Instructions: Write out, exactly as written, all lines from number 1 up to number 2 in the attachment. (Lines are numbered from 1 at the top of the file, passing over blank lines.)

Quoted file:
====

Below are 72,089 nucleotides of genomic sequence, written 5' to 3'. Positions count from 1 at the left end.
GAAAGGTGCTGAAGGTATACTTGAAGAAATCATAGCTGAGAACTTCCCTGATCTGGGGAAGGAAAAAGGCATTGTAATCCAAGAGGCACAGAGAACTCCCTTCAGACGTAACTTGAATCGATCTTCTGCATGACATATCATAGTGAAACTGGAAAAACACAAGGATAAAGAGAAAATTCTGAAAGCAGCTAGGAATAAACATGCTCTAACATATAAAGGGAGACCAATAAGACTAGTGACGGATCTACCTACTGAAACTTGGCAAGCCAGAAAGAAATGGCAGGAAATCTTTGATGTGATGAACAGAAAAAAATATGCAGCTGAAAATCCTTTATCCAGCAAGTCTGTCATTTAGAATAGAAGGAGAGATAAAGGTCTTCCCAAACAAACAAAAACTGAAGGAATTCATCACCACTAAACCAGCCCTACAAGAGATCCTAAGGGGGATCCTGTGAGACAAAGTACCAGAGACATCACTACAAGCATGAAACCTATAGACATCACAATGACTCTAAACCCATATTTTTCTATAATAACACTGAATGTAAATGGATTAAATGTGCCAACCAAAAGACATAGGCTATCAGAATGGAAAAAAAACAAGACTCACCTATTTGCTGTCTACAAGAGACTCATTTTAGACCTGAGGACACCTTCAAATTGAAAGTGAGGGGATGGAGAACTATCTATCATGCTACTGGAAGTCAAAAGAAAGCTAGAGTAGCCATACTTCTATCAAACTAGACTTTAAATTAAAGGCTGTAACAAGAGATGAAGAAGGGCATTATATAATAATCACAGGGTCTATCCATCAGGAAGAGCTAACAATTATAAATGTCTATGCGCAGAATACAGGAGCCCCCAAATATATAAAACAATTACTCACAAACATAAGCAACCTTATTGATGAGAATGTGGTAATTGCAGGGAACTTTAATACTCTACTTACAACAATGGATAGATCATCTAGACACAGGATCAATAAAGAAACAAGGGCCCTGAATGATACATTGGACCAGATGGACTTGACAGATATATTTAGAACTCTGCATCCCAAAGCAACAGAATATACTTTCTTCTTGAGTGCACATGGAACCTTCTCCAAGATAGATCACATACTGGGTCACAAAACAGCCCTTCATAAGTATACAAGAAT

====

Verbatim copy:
Below are 72,089 nucleotides of genomic sequence, written 5' to 3'. Positions count from 1 at the left end.
GAAAGGTGCTGAAGGTATACTTGAAGAAATCATAGCTGAGAACTTCCCTGATCTGGGGAAGGAAAAAGGCATTGTAATCCAAGAGGCACAGAGAACTCCCTTCAGACGTAACTTGAATCGATCTTCTGCATGACATATCATAGTGAAACTGGAAAAACACAAGGATAAAGAGAAAATTCTGAAAGCAGCTAGGAATAAACATGCTCTAACATATAAAGGGAGACCAATAAGACTAGTGACGGATCTACCTACTGAAACTTGGCAAGCCAGAAAGAAATGGCAGGAAATCTTTGATGTGATGAACAGAAAAAAATATGCAGCTGAAAATCCTTTATCCAGCAAGTCTGTCATTTAGAATAGAAGGAGAGATAAAGGTCTTCCCAAACAAACAAAAACTGAAGGAATTCATCACCACTAAACCAGCCCTACAAGAGATCCTAAGGGGGATCCTGTGAGACAAAGTACCAGAGACATCACTACAAGCATGAAACCTATAGACATCACAATGACTCTAAACCCATATTTTTCTATAATAACACTGAATGTAAATGGATTAAATGTGCCAACCAAAAGACATAGGCTATCAGAATGGAAAAAAAACAAGACTCACCTATTTGCTGTCTACAAGAGACTCATTTTAGACCTGAGGACACCTTCAAATTGAAAGTGAGGGGATGGAGAACTATCTATCATGCTACTGGAAGTCAAAAGAAAGCTAGAGTAGCCATACTTCTATCAAACTAGACTTTAAATTAAAGGCTGTAACAAGAGATGAAGAAGGGCATTATATAATAATCACAGGGTCTATCCATCAGGAAGAGCTAACAATTATAAATGTCTATGCGCAGAATACAGGAGCCCCCAAATATATAAAACAATTACTCACAAACATAAGCAACCTTATTGATGAGAATGTGGTAATTGCAGGGAACTTTAATACTCTACTTACAACAATGGATAGATCATCTAGACACAGGATCAATAAAGAAACAAGGGCCCTGAATGATACATTGGACCAGATGGACTTGACAGATATATTTAGAACTCTGCATCCCAAAGCAACAGAATATACTTTCTTCTTGAGTGCACATGGAACCTTCTCCAAGATAGATCACATACTGGGTCACAAAACAGCCCTTCATAAGTATACAAGAAT